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Tuesday, 25 July 2017

Even as inflation slow down Nigeria may hold rates

 
Here is latest gist as A weak naira and stubborn inflation may prevent Nigeria’s central bank from following South Africa and Ghana in cutting interest rates.
Only two of 19 economists in a Bloomberg survey predicted the Monetary Policy Committee will cut borrowing costs on Tuesday. The rest said the key rate will stay at 14 percent, where it’s been for a year. Governor Godwin Emefiele, who is scheduled to announce the MPC’s decision in the capital, Abuja, said last month that
tight monetary policy will continue.


The central banks of South Africa and Ghana cut their key rates in the last week as the inflation outlook in the two economies improved. While price growth in Nigeria, Africa’s most-populous nation, slowed for a fifth consecutive month to 16.1 percent in June, it remains well above the government’s 6 percent to 9 percent target range.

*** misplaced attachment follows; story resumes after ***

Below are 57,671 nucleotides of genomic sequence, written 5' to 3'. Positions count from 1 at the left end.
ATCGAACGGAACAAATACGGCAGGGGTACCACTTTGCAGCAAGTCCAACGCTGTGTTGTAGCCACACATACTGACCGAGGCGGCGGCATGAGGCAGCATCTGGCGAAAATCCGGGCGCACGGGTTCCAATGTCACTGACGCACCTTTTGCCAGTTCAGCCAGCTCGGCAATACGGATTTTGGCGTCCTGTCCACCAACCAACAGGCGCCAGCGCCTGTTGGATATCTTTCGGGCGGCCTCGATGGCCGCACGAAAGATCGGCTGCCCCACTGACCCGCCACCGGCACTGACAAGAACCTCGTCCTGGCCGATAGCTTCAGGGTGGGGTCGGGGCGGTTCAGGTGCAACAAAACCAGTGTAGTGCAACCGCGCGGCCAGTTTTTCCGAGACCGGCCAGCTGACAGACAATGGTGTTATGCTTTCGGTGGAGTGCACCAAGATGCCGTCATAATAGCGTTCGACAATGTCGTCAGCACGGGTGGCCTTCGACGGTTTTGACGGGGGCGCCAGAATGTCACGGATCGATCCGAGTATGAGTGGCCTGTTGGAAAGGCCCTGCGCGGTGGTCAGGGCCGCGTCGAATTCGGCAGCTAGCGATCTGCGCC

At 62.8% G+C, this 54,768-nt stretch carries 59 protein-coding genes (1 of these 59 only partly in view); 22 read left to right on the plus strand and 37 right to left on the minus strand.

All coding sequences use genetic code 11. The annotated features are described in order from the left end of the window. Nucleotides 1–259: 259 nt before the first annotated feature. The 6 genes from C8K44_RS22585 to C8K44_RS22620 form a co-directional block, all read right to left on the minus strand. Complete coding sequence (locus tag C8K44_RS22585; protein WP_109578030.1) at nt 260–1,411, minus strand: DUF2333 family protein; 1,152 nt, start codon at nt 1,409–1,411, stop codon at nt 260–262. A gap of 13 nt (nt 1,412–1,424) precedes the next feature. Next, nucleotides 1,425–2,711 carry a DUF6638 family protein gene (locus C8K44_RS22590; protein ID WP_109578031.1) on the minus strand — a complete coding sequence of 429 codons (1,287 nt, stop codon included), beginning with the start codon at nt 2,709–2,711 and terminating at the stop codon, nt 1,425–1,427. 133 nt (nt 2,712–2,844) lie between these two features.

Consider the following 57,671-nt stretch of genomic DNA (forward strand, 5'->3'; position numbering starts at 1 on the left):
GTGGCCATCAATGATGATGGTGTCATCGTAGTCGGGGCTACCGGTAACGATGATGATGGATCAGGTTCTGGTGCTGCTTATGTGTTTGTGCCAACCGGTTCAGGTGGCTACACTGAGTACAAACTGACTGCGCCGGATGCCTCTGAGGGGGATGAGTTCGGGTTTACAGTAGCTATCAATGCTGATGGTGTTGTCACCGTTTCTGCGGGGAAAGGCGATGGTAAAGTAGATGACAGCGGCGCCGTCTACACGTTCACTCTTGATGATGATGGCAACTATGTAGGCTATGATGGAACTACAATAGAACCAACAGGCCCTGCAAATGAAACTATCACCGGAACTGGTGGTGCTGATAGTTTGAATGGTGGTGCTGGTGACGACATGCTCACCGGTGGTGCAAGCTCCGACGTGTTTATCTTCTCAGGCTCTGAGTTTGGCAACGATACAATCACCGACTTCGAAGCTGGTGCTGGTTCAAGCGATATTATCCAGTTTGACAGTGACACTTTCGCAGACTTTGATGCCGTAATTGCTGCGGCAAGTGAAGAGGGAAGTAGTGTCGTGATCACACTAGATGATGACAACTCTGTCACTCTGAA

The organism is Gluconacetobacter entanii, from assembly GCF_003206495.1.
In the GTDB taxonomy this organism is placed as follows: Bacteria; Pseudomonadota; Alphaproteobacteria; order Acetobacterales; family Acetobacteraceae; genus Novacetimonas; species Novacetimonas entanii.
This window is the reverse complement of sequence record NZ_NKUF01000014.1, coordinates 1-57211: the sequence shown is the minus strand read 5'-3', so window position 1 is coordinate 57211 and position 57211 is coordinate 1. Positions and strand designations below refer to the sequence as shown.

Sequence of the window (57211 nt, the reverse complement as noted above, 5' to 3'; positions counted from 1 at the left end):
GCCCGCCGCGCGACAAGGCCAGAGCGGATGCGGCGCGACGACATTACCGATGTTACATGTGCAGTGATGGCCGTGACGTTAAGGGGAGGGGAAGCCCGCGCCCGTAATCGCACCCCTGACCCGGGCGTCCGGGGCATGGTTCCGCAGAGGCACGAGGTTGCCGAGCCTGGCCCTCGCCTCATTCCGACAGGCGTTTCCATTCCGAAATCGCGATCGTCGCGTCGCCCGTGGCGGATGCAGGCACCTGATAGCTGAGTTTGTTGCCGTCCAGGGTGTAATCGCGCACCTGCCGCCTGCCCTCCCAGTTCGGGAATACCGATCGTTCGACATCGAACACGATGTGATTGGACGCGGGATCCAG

“Inflation still remains very high,” Razia Khan, head of Africa macro research at Standard Chartered Bank Plc, said in an emailed response to questions. “It would be wrong to demonstrate too much complacency.”


The economy of Nigeria, which vies with South Africa as the biggest on the continent, shrank for a fifth consecutive quarter in the three months through March as the oil industry contracted and agricultural growth slowed.
Keeping borrowing costs unchanged could help attract more flows into the so-called Nafex currency-trading market, which the central bank set up for foreigners in late April to try end a crippling shortage of dollars. While the naira is trading at about 315 against the U.S. currency in the official market, it’s weaker at 366.45 in the new window, about the same level as on the black market. Goldman Sachs Group Inc. and JPMorgan Chase & Co. are among Wall Street banks that say monetary policy needs to stay tight to protect the naira.

 “The CBN will, in our view, maintain tight local currency liquidity conditions, not least to provide support to the naira,” JPMorgan analysts Sonja Keller and Yvette Babb said in a note to clients. “A policy rate cut would send the wrong signal.”

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